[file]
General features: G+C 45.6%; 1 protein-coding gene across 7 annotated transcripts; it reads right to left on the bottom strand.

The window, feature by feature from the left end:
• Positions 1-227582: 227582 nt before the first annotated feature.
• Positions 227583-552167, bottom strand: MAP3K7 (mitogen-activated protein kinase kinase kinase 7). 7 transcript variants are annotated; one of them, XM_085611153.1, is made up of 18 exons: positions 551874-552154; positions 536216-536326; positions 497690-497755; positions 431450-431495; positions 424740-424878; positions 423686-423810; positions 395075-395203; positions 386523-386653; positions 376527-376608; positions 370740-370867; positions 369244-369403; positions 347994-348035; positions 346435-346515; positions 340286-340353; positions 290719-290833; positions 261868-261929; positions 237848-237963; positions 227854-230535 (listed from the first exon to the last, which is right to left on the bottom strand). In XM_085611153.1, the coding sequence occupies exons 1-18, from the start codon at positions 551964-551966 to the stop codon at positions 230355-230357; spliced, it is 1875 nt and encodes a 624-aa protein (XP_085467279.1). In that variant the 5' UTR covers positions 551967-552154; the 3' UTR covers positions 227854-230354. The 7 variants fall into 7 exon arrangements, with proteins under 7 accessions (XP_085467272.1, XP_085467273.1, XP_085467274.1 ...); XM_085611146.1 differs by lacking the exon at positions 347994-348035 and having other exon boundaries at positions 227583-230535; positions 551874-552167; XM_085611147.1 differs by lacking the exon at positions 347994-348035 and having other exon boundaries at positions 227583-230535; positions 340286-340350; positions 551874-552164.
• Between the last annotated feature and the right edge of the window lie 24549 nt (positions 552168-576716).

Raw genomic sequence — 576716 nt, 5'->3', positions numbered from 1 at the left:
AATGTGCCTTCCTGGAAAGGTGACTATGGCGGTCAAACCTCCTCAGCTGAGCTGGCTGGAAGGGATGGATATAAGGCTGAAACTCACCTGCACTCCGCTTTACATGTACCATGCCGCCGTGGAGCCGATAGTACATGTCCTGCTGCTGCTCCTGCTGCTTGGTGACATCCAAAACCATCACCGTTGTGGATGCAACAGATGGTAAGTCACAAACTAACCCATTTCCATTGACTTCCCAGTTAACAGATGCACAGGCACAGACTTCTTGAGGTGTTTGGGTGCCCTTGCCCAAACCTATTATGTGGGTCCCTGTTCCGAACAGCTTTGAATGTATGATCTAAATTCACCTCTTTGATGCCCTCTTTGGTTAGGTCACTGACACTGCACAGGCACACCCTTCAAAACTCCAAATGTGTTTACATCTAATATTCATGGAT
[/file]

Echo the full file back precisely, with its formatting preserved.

General features: G+C 45.6%; 1 protein-coding gene across 7 annotated transcripts; it reads right to left on the bottom strand.

The window, feature by feature from the left end:
• Positions 1-227582: 227582 nt before the first annotated feature.
• Positions 227583-552167, bottom strand: MAP3K7 (mitogen-activated protein kinase kinase kinase 7). 7 transcript variants are annotated; one of them, XM_085611153.1, is made up of 18 exons: positions 551874-552154; positions 536216-536326; positions 497690-497755; positions 431450-431495; positions 424740-424878; positions 423686-423810; positions 395075-395203; positions 386523-386653; positions 376527-376608; positions 370740-370867; positions 369244-369403; positions 347994-348035; positions 346435-346515; positions 340286-340353; positions 290719-290833; positions 261868-261929; positions 237848-237963; positions 227854-230535 (listed from the first exon to the last, which is right to left on the bottom strand). In XM_085611153.1, the coding sequence occupies exons 1-18, from the start codon at positions 551964-551966 to the stop codon at positions 230355-230357; spliced, it is 1875 nt and encodes a 624-aa protein (XP_085467279.1). In that variant the 5' UTR covers positions 551967-552154; the 3' UTR covers positions 227854-230354. The 7 variants fall into 7 exon arrangements, with proteins under 7 accessions (XP_085467272.1, XP_085467273.1, XP_085467274.1 ...); XM_085611146.1 differs by lacking the exon at positions 347994-348035 and having other exon boundaries at positions 227583-230535; positions 551874-552167; XM_085611147.1 differs by lacking the exon at positions 347994-348035 and having other exon boundaries at positions 227583-230535; positions 340286-340350; positions 551874-552164.
• Between the last annotated feature and the right edge of the window lie 24549 nt (positions 552168-576716).

Raw genomic sequence — 576716 nt, 5'->3', positions numbered from 1 at the left:
AATGTGCCTTCCTGGAAAGGTGACTATGGCGGTCAAACCTCCTCAGCTGAGCTGGCTGGAAGGGATGGATATAAGGCTGAAACTCACCTGCACTCCGCTTTACATGTACCATGCCGCCGTGGAGCCGATAGTACATGTCCTGCTGCTGCTCCTGCTGCTTGGTGACATCCAAAACCATCACCGTTGTGGATGCAACAGATGGTAAGTCACAAACTAACCCATTTCCATTGACTTCCCAGTTAACAGATGCACAGGCACAGACTTCTTGAGGTGTTTGGGTGCCCTTGCCCAAACCTATTATGTGGGTCCCTGTTCCGAACAGCTTTGAATGTATGATCTAAATTCACCTCTTTGATGCCCTCTTTGGTTAGGTCACTGACACTGCACAGGCACACCCTTCAAAACTCCAAATGTGTTTACATCTAATATTCATGGAT